BBC’s China editor, Carrie Gracie, has announced she will resign from her position because of the sizable pay disparity between her and her male colleagues.
In an interview with Woman’s Hour on BBC’s Radio 4, Gracie said she did not feel she could return to her position in Beijing knowing what she does about the network’s pay gap.
“I could not go back to China and collude knowingly in what I consider to be unlawful pay discrimination. I could not do it, nor could I stay silent and watch the BBC perpetuate a failing pay structure by discriminating against women.”
Gracie, who has been the BBC’s China editor for four years, also added that she turned down a £45,000 salary raise because it still left “a big gap between myself and my male peers.”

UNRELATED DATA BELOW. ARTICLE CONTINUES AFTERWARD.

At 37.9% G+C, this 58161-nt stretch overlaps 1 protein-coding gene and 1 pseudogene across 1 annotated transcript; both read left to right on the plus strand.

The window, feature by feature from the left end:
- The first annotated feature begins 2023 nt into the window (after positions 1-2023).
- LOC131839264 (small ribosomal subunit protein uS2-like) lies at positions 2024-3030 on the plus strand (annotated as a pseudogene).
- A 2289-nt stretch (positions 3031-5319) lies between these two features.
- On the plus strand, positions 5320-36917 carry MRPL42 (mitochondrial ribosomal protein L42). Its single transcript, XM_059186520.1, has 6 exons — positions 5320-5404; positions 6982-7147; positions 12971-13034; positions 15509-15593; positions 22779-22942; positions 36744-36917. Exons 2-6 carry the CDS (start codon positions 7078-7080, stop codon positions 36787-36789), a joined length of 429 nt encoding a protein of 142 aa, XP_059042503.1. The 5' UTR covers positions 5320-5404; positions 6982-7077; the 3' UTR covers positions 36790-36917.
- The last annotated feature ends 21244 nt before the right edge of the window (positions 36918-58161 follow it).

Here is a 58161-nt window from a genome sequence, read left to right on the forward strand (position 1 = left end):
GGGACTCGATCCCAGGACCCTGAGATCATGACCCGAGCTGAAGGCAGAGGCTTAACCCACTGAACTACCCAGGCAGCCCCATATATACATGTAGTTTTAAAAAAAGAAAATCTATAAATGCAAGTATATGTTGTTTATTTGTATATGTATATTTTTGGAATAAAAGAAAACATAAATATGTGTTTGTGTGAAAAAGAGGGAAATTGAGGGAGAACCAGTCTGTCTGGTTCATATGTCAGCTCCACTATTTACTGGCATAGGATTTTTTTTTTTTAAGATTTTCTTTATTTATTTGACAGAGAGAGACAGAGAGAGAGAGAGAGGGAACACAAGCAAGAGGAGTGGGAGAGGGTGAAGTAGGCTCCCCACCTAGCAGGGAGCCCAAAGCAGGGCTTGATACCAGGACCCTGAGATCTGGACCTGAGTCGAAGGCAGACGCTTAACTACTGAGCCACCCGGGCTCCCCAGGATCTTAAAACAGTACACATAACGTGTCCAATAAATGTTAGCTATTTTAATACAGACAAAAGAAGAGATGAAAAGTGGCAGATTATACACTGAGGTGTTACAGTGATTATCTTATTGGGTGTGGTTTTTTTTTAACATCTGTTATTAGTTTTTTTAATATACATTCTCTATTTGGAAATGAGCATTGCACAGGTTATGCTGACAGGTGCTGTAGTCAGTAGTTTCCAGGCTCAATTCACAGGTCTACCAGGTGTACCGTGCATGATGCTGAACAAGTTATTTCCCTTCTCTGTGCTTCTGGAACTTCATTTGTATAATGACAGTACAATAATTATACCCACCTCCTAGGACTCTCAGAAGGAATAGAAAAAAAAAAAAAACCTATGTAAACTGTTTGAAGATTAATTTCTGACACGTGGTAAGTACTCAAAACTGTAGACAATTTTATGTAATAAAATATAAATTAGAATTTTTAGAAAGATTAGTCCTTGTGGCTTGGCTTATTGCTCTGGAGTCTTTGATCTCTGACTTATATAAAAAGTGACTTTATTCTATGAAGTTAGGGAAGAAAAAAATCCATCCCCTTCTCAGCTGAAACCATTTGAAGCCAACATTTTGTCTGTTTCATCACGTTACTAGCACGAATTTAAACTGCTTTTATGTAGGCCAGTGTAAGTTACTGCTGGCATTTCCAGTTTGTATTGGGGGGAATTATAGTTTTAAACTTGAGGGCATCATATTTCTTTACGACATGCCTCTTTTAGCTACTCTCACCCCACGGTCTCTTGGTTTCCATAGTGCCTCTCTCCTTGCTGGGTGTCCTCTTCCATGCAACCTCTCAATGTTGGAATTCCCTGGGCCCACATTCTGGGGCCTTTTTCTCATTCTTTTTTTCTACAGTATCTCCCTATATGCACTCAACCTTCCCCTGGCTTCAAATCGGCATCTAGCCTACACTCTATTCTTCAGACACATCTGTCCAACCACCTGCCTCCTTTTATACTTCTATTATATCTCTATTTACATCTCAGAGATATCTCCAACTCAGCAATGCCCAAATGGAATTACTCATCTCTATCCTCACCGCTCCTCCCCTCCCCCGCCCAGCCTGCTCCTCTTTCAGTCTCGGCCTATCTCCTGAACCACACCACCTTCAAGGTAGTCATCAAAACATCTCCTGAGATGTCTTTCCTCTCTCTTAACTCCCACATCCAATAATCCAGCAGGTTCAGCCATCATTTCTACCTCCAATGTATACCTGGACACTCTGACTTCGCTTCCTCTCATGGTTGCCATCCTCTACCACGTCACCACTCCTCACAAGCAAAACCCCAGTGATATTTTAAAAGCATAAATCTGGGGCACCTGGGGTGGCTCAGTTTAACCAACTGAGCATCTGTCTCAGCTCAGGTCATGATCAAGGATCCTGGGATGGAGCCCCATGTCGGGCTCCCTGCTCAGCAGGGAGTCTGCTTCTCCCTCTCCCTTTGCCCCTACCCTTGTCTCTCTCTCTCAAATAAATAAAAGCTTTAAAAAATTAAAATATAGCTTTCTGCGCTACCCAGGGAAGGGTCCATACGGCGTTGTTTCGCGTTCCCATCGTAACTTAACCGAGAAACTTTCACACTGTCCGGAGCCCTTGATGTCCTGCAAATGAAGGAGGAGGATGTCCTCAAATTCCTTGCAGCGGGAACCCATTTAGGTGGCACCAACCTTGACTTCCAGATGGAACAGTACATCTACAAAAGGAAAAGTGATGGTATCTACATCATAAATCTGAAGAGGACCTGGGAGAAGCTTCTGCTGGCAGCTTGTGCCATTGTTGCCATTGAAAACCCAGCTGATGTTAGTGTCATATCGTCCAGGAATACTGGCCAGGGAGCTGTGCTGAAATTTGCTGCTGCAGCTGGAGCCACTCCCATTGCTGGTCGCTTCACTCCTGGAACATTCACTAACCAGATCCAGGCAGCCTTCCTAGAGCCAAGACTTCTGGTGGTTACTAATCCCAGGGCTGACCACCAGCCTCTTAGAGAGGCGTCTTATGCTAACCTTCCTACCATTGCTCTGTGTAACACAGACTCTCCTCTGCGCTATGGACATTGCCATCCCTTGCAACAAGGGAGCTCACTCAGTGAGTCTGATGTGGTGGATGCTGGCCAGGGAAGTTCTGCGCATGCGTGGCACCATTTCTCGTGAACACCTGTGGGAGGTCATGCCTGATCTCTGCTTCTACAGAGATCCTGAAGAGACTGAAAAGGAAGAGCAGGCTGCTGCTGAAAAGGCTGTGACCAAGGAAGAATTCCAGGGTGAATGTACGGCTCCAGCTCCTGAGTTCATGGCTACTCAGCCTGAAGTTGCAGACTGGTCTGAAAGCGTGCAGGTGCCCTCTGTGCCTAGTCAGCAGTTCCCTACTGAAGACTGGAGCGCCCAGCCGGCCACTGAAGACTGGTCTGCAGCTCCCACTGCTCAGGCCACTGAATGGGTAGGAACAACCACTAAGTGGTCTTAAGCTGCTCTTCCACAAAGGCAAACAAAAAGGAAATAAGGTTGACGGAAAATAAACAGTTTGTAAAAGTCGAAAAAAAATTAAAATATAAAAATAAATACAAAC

Last July, the BBC published the salaries of its top-earners — those earning more than £150,000 a year. Two-thirds of those on the list were men, and the highest-earning woman earned less than a quarter of what the highest-earning man was paid.
Of the network’s four international editors, U.S. editor Jon Sopel, and Middle East editor Jeremy Bowen both made the list. Their female counterparts, Gracie and Katya Adler, the BBC’s Europe editor, did not. According to Gracie, Sopel and Bowen make “at least 50 percent more” than she and Adler.
Since Gracie’s announcement, a group of over 130 of BBC’s broadcasters and producers have issued a statement of support:
It is hugely regrettable that an outstanding and award-winning journalist like Carrie Gracie feels she has no option but to resign from her post as China Editor because the BBC has not valued her equally with her male counterparts.
We wholeheartedly support her and call on the BBC to resolve her case and others without delay, and to urgently address pay inequality across the corporation.
Gracie says she will return to a TV newsroom in London “where I expect to be paid equally.”